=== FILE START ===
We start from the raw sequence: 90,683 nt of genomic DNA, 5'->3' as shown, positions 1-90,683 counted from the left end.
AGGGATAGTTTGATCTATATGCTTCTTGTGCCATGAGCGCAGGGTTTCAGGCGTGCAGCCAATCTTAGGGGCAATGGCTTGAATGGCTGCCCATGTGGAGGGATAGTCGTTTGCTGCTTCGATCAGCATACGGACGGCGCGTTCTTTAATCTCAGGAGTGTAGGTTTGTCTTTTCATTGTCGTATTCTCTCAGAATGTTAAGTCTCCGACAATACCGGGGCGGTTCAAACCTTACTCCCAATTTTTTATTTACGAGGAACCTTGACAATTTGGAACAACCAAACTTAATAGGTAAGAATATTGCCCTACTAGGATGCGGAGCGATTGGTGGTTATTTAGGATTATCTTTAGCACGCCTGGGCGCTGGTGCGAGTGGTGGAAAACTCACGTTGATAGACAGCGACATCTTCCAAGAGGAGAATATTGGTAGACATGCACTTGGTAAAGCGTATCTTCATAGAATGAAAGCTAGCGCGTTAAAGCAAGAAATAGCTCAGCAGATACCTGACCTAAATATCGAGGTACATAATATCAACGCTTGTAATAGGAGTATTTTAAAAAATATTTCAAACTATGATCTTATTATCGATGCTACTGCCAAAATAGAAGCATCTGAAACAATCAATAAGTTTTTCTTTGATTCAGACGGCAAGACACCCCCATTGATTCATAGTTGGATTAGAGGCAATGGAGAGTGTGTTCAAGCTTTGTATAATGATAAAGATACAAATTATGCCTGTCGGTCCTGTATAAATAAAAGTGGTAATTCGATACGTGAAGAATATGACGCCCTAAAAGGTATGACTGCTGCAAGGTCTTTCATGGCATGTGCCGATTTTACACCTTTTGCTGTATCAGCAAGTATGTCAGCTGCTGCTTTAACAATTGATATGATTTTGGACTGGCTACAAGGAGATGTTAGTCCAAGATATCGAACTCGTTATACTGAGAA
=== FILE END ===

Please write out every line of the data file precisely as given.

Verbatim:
We start from the raw sequence: 90,683 nt of genomic DNA, 5'->3' as shown, positions 1-90,683 counted from the left end.
AGGGATAGTTTGATCTATATGCTTCTTGTGCCATGAGCGCAGGGTTTCAGGCGTGCAGCCAATCTTAGGGGCAATGGCTTGAATGGCTGCCCATGTGGAGGGATAGTCGTTTGCTGCTTCGATCAGCATACGGACGGCGCGTTCTTTAATCTCAGGAGTGTAGGTTTGTCTTTTCATTGTCGTATTCTCTCAGAATGTTAAGTCTCCGACAATACCGGGGCGGTTCAAACCTTACTCCCAATTTTTTATTTACGAGGAACCTTGACAATTTGGAACAACCAAACTTAATAGGTAAGAATATTGCCCTACTAGGATGCGGAGCGATTGGTGGTTATTTAGGATTATCTTTAGCACGCCTGGGCGCTGGTGCGAGTGGTGGAAAACTCACGTTGATAGACAGCGACATCTTCCAAGAGGAGAATATTGGTAGACATGCACTTGGTAAAGCGTATCTTCATAGAATGAAAGCTAGCGCGTTAAAGCAAGAAATAGCTCAGCAGATACCTGACCTAAATATCGAGGTACATAATATCAACGCTTGTAATAGGAGTATTTTAAAAAATATTTCAAACTATGATCTTATTATCGATGCTACTGCCAAAATAGAAGCATCTGAAACAATCAATAAGTTTTTCTTTGATTCAGACGGCAAGACACCCCCATTGATTCATAGTTGGATTAGAGGCAATGGAGAGTGTGTTCAAGCTTTGTATAATGATAAAGATACAAATTATGCCTGTCGGTCCTGTATAAATAAAAGTGGTAATTCGATACGTGAAGAATATGACGCCCTAAAAGGTATGACTGCTGCAAGGTCTTTCATGGCATGTGCCGATTTTACACCTTTTGCTGTATCAGCAAGTATGTCAGCTGCTGCTTTAACAATTGATATGATTTTGGACTGGCTACAAGGAGATGTTAGTCCAAGATATCGAACTCGTTATACTGAGAA